However, having said that ..... there are better tasting fish in the sea & if you have had some fun catching them & already have one on ice, perhaps just let the others go! :1prop:

Hey Tumra - I wonder if the Tassies were referring to Atlantic Salmon rather than Aussie Salmon??? Last year, there was a huge 'escape' of farmed atlantic salmon & the Taswegians were out there in their hundreds, catching them! I think that in some areas, they have become established as a wild fishery now too! :yahoo:

Cheers

Roberta

#10 OFFLINE   yakfishing

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Posted 31 January 2008 - 10:52 AM

Caught my first one the other day too, it was the only decent fish on the day so I kept him. From all the crap I heard about the taste I was expecting something horrible but I must say I was suprised they weren't bad. Sure there are better tasting fish but they are certainly not as bad as their reputation. I bled him, put him on ice and cleaned him soon after, ate the fillets off him that night and was quite satisfied. I was extremely satisfied with the fight too!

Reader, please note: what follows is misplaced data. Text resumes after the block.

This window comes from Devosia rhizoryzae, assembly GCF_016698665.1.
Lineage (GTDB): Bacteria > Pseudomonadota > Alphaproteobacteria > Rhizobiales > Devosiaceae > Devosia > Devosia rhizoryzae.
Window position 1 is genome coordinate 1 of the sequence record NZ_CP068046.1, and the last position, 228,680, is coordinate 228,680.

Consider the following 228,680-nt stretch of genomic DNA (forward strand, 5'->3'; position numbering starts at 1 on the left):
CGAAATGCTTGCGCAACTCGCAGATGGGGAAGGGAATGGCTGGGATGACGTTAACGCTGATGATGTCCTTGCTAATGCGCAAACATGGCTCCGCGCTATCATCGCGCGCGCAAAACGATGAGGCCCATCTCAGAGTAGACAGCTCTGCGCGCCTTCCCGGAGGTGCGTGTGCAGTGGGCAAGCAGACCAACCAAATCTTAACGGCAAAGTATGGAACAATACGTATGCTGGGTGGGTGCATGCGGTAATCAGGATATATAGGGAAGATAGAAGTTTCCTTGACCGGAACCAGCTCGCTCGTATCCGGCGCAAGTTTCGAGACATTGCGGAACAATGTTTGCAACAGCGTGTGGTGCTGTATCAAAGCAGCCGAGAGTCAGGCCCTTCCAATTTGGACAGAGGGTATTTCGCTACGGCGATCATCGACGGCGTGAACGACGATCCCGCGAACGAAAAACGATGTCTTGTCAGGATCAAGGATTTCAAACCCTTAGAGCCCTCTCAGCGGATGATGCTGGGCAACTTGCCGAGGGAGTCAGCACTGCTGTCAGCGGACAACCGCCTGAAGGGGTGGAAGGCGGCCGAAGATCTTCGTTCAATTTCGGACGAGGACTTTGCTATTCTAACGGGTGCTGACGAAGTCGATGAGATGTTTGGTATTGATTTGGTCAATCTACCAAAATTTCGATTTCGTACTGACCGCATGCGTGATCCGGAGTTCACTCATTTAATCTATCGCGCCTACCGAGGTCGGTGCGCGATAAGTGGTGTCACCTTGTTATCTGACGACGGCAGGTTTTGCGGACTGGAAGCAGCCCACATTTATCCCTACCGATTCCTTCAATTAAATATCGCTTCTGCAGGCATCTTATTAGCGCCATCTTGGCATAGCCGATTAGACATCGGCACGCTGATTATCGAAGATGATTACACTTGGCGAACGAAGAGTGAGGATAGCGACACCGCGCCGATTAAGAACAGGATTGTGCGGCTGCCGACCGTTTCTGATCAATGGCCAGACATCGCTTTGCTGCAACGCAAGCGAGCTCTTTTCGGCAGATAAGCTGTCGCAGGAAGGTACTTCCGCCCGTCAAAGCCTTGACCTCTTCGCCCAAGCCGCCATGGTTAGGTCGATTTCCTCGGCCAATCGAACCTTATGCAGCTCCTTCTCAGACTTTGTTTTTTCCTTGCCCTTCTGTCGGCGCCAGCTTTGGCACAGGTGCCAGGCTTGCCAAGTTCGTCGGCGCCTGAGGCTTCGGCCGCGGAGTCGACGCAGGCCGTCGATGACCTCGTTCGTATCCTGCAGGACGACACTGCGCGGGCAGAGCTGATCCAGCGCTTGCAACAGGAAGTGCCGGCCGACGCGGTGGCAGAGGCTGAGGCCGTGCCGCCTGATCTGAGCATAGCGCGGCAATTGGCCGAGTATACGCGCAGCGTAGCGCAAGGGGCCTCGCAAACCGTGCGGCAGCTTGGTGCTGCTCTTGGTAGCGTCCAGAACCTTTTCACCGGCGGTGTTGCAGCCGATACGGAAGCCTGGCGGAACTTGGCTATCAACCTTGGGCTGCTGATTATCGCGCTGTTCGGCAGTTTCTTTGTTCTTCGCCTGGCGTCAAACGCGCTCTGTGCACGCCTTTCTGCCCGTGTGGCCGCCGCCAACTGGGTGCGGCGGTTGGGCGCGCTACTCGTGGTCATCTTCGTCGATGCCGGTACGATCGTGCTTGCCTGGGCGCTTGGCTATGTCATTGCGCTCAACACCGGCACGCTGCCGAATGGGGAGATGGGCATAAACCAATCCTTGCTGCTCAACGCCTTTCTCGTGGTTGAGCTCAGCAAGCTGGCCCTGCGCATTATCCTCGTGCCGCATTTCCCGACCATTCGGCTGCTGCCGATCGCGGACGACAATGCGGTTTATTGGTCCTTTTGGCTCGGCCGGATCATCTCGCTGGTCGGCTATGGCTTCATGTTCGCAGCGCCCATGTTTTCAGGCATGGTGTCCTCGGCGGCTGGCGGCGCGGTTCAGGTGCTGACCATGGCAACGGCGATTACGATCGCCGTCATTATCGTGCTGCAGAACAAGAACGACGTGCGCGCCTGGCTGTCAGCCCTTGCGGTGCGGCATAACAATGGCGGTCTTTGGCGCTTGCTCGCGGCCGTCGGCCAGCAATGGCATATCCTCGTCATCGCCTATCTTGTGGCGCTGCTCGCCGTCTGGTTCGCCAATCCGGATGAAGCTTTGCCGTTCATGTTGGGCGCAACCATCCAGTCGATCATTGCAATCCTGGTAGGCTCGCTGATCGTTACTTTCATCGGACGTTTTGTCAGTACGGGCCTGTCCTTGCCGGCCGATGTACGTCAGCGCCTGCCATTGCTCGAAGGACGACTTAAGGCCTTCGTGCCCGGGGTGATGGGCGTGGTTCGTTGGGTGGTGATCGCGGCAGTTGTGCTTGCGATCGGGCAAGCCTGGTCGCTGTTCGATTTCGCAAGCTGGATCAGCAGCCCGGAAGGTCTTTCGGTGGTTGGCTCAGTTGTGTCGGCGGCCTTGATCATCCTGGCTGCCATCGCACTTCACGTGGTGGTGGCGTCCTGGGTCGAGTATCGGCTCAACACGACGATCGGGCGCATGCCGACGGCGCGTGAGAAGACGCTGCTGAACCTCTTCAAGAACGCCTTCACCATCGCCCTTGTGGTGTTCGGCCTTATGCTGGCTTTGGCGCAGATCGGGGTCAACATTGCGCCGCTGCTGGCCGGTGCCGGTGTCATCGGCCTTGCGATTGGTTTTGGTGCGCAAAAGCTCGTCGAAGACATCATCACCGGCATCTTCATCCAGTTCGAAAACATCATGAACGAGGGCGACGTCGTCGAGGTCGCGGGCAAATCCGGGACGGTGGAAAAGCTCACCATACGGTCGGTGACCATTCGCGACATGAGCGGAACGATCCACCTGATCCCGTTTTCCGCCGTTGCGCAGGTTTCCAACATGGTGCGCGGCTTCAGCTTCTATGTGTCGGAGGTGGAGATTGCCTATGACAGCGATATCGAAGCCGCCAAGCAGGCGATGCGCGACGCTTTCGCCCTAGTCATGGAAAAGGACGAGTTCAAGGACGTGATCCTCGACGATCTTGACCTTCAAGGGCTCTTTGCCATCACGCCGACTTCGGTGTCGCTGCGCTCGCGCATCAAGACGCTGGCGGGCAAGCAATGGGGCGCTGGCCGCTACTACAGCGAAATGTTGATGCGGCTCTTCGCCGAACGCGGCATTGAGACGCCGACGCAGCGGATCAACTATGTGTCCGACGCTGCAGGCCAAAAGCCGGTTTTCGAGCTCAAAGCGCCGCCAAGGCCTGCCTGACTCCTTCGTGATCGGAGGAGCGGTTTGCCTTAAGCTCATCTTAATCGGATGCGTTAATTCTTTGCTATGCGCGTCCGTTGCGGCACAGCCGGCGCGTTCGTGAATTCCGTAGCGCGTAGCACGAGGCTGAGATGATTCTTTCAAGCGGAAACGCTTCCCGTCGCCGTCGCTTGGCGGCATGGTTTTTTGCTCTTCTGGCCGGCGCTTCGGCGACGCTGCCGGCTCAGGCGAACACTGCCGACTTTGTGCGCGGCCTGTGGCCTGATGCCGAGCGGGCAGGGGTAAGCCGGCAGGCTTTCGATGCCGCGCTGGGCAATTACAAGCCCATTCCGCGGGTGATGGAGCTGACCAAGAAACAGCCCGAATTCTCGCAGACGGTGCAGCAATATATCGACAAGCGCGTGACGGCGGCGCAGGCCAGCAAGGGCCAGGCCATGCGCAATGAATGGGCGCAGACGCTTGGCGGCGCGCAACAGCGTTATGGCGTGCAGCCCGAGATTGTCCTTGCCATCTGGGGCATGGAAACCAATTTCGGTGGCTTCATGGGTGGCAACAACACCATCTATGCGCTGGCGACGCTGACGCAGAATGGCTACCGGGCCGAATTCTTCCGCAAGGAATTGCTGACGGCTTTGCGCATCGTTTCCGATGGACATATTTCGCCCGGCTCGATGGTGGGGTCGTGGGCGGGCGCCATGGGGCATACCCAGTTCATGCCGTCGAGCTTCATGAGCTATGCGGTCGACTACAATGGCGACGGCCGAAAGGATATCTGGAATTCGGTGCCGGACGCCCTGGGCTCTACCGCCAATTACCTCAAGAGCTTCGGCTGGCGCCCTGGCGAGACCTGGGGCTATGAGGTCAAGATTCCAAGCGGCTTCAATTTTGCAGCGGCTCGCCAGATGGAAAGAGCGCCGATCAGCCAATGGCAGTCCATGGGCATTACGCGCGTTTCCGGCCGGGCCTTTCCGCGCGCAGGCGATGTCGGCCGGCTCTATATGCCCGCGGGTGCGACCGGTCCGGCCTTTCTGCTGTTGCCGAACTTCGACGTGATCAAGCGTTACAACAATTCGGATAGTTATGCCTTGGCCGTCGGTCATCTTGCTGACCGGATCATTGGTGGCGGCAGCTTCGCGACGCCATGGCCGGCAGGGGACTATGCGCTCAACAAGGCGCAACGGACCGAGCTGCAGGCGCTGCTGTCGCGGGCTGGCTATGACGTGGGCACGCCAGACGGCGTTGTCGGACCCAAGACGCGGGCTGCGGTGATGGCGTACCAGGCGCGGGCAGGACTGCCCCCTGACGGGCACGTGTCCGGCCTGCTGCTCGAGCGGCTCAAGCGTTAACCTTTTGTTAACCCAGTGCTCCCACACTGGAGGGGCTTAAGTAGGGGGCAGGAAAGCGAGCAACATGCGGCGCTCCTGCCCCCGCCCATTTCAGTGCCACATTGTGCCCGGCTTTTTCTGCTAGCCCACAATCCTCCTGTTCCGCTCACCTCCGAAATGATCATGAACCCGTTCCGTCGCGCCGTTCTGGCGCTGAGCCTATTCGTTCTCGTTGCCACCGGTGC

Edited by yakfishing, 31 January 2008 - 02:19 PM.


#11 OFFLINE   double pluggers

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Posted 31 January 2008 - 01:38 PM

Hi all,

Caught my very first salmon (55cm) today in the Hacking, it put up a great fight.

I just wanted to know if they are good eating and if so what's the best way to cook it.

Thanks,

Nik

g-day nik if you have a smoker that is the way to go, they are top eating smoked.

#12 OFFLINE   Cephalopod

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Posted 31 January 2008 - 03:01 PM

Hi all,

Caught my very first salmon (55cm) today in the Hacking, it put up a great fight.

I just wanted to know if they are good eating and if so what's the best way to cook it.

Thanks,

Nik


No and no. I don't even let them in the boat.. they smell.

I hate Salmon. :thumbdown:

#13 OFFLINE   thereddragon